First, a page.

Salvadorian president Nayib Bukele is looking to benefit from Bitcoin’s falling value. He announced Monday the country had purchased another 500 bitcoin, bringing the total investment to 2,301 bitcoin, or about $71.7 million at current prices. With one bitcoin worth around $31,000, the latest purchase represents a $15.5 million investment.
The price of the world’s most well-known cryptocurrency has plunged in recent days, briefly falling below $30,000 Monday evening and again Wednesday morning.
Going for Broke
Bukele announced last September El Salavador would become the first country in the world to accept the cryptocurrency as legal tender. In October, the government purchased nearly $25 million of Bitcoin, and in an effort to encourage adoption of bitcoin, El Salvador launched crypto wallet software called Chivo and offered Salvadorans $30 to download it. But due to factors including the uncertainty of the war in Ukraine, rising inflation and the US Federal Reserve’s decision to raise interest rates, the price of the most popular cryptocurrency in the world has plummeted more than 50% from its all-time highs.
Bloomberg calculates that El Salvador has accumulated a total of 2,301 bitcoins since it started buying them last September. Most were bought at prices above $45,000, so the nation of 6 million people has lost tens of millions of dollars speculating on bitcoin, according to Ars Technica.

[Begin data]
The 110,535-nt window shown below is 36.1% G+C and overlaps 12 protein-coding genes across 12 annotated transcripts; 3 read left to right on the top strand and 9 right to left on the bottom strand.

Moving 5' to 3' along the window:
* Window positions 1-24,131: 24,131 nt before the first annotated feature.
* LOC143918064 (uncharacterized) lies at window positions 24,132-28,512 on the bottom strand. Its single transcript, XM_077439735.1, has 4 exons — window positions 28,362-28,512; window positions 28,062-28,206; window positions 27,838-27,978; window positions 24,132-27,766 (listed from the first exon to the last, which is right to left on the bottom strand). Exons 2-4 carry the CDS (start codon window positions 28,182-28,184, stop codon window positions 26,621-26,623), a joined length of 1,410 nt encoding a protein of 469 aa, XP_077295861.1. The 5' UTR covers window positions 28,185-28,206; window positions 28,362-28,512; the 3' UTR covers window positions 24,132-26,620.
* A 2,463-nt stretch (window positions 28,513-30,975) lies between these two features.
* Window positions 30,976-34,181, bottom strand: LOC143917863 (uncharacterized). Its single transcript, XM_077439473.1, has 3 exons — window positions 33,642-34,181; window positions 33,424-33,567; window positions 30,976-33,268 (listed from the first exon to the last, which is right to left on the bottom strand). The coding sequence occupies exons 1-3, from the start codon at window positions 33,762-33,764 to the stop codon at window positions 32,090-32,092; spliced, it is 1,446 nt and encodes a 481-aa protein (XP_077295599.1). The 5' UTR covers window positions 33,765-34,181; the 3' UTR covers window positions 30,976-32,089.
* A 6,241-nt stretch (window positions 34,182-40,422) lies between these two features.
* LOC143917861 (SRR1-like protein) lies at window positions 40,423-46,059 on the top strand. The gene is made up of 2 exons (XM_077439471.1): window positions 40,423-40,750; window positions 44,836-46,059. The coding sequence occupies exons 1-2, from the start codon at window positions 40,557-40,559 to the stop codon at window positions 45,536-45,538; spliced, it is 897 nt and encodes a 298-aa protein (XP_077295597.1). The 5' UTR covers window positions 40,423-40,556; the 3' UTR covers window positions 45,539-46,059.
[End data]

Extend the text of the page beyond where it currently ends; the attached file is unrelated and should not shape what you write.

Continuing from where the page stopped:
In the process, Salvadorian bonds have fallen over 40% of their original value.
High-Stakes Investing on the World Stage
Bukele and his government are now attempting to recoup some of the losses by “buying the dip” Bitcoin has seen in recent weeks. The all-time high of over $66,000 in October 2021 had speculators wondering where it could ultimately reach, and Bukele shared the enthusiasm, purchasing $25 million worth of the digital currency the same month.
The following month, Fitch Ratings, an American credit rating agency, warned in a report: “Widespread adoption of bitcoin has been limited by its inherent price volatility, the domestic banking sector’s low financial inclusion and the lack of broad internet availability.
El Salvador ultimately felt the brunt of Fritch and other credit agencies February, as the country was downgraded to a rating of CCC, described as “junk” in the industry. The consequence of the downgrade is El Salvador cannot access global markets to issue more debt.